Information in the sentencing document for General Michael Flynn should give President Donald Trump cause for concern, according to CNN analyst Jeffrey Toobin.
In documents filed Tuesday, Special Counsel Robert Mueller recommended that Flynn face no jail time for lying to the FBI over his contact with the Russian ambassador during and after the 2016 presidential election campaign.
Mueller said that Flynn had provided “substantial assistance” to his probe into allegations of collusion between the Trump campaign and Russia, heavily redacting specific details of Flynn’s cooperation.
Speaking to CNN’s Anderson Cooper Tuesday night, Toobin reviewed the document, homing in on a section where Mueller writes: “The defendant’s record of military and public service distinguish him from every other person who has been charged as part the [sic] SCO’s investigation. However, senior government leaders should be held to the highest standards.”
Toobin said the second sentence could be a significant indication of “how Mueller is going to characterize what went on in the Trump White House.”
He continued: “The fact that he is saying ‘senior government leaders should be held to the highest standards.’ I would be a little nervous if I were the people involved in the obstruction of justice investigation, starting, of course, with the president of the United States.”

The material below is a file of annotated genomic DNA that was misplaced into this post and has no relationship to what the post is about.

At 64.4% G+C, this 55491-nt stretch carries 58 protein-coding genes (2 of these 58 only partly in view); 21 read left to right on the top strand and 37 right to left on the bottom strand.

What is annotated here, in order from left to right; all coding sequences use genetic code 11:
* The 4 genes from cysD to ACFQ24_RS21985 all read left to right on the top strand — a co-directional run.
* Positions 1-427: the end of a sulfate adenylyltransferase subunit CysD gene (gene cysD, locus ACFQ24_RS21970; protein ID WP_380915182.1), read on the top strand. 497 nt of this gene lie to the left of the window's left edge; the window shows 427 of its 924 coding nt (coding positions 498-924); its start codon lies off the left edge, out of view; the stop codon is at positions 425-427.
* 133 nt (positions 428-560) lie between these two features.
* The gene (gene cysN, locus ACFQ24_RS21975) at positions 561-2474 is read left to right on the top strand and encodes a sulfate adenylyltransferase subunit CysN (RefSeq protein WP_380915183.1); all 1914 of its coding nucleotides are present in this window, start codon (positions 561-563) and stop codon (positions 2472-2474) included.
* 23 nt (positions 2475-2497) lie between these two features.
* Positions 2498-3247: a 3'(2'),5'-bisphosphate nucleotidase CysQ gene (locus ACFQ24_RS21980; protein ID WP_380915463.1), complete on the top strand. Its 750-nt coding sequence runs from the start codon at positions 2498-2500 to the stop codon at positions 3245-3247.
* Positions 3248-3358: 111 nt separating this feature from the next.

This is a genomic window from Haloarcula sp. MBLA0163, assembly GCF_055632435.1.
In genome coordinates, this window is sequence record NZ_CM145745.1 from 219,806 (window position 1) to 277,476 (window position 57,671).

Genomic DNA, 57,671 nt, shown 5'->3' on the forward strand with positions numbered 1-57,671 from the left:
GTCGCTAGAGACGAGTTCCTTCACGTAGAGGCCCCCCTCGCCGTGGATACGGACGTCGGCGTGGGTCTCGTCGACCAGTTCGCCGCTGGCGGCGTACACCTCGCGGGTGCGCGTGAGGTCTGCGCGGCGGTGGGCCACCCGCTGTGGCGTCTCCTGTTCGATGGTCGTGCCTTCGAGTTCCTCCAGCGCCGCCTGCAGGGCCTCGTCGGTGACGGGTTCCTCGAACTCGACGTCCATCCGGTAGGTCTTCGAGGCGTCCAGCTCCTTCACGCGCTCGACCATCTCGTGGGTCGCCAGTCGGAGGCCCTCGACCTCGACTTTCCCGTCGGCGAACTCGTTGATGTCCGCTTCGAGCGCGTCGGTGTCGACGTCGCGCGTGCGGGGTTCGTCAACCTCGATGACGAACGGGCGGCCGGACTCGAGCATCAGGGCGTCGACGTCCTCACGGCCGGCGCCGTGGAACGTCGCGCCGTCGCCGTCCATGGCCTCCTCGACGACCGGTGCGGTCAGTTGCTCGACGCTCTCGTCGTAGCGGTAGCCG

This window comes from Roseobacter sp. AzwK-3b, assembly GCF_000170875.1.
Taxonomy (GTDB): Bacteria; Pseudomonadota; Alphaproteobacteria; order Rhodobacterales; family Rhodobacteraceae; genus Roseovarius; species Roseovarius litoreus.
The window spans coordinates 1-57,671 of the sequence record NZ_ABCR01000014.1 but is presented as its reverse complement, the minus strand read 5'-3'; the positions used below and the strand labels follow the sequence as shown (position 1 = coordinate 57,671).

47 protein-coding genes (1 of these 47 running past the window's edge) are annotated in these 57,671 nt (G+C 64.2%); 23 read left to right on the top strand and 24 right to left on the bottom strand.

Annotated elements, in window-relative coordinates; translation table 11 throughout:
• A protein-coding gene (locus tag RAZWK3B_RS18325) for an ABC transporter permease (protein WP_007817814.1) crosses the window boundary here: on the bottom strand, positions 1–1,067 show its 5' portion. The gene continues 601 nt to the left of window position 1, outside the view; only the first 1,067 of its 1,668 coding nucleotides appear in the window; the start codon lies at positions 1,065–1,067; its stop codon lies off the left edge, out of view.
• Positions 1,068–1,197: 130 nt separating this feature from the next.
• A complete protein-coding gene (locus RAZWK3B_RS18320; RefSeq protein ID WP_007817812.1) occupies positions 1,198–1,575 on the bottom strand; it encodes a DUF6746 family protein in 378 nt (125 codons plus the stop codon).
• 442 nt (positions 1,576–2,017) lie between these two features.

For Toobin, the sentence is an indication of “how Mueller is going to approach the remainder of his investigation as he starts thinking about the people in the White House.”
Mueller’s two-part sentencing memo says that Flynn had given investigators first-hand accounts of “interactions between individuals in the presidential transition team and Russia.”
According to the memo, Flynn provided assistance in three ongoing investigations, details of which were heavily redacted.
A former national security adviser to the president, Flynn was sacked soon after Trump took office and pleaded guilty to one charge of lying to the FBI in December 2017
In recent days speculation has focused on the extent to which Donald Trump is likely to be embroiled in crimes investigated by Mueller.
The question of whether a sitting president can be indicted for crimes is one which has divided constitutional and legal experts, with the Justice Department ruling in a 2000 memo that indictment is unconstitutional.
Under powers granted to them by the Justice Department, special counsels can seek special permission from the investigation’s supervising attorney to indict a president.